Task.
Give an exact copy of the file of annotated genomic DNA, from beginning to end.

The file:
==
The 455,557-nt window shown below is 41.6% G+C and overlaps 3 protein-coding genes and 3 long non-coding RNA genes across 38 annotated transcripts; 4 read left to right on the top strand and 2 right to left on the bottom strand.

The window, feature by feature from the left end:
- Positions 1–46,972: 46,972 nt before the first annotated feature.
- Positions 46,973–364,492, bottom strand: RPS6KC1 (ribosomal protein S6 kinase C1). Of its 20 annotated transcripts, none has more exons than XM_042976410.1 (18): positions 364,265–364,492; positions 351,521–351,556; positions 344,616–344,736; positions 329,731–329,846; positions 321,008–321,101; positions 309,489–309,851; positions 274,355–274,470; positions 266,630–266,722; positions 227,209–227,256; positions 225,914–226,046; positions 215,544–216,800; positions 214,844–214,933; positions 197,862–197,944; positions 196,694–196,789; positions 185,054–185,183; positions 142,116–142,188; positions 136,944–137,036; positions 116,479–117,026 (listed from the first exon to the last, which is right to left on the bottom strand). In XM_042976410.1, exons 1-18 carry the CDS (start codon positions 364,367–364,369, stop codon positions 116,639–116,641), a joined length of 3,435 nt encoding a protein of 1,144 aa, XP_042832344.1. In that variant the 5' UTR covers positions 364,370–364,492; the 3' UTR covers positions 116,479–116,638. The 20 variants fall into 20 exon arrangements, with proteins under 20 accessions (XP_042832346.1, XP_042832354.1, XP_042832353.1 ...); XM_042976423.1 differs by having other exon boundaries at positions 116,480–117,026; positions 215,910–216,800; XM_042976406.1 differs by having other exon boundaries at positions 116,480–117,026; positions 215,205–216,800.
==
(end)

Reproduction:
The 455,557-nt window shown below is 41.6% G+C and overlaps 3 protein-coding genes and 3 long non-coding RNA genes across 38 annotated transcripts; 4 read left to right on the top strand and 2 right to left on the bottom strand.

The window, feature by feature from the left end:
- Positions 1–46,972: 46,972 nt before the first annotated feature.
- Positions 46,973–364,492, bottom strand: RPS6KC1 (ribosomal protein S6 kinase C1). Of its 20 annotated transcripts, none has more exons than XM_042976410.1 (18): positions 364,265–364,492; positions 351,521–351,556; positions 344,616–344,736; positions 329,731–329,846; positions 321,008–321,101; positions 309,489–309,851; positions 274,355–274,470; positions 266,630–266,722; positions 227,209–227,256; positions 225,914–226,046; positions 215,544–216,800; positions 214,844–214,933; positions 197,862–197,944; positions 196,694–196,789; positions 185,054–185,183; positions 142,116–142,188; positions 136,944–137,036; positions 116,479–117,026 (listed from the first exon to the last, which is right to left on the bottom strand). In XM_042976410.1, exons 1-18 carry the CDS (start codon positions 364,367–364,369, stop codon positions 116,639–116,641), a joined length of 3,435 nt encoding a protein of 1,144 aa, XP_042832344.1. In that variant the 5' UTR covers positions 364,370–364,492; the 3' UTR covers positions 116,479–116,638. The 20 variants fall into 20 exon arrangements, with proteins under 20 accessions (XP_042832346.1, XP_042832354.1, XP_042832353.1 ...); XM_042976423.1 differs by having other exon boundaries at positions 116,480–117,026; positions 215,910–216,800; XM_042976406.1 differs by having other exon boundaries at positions 116,480–117,026; positions 215,205–216,800.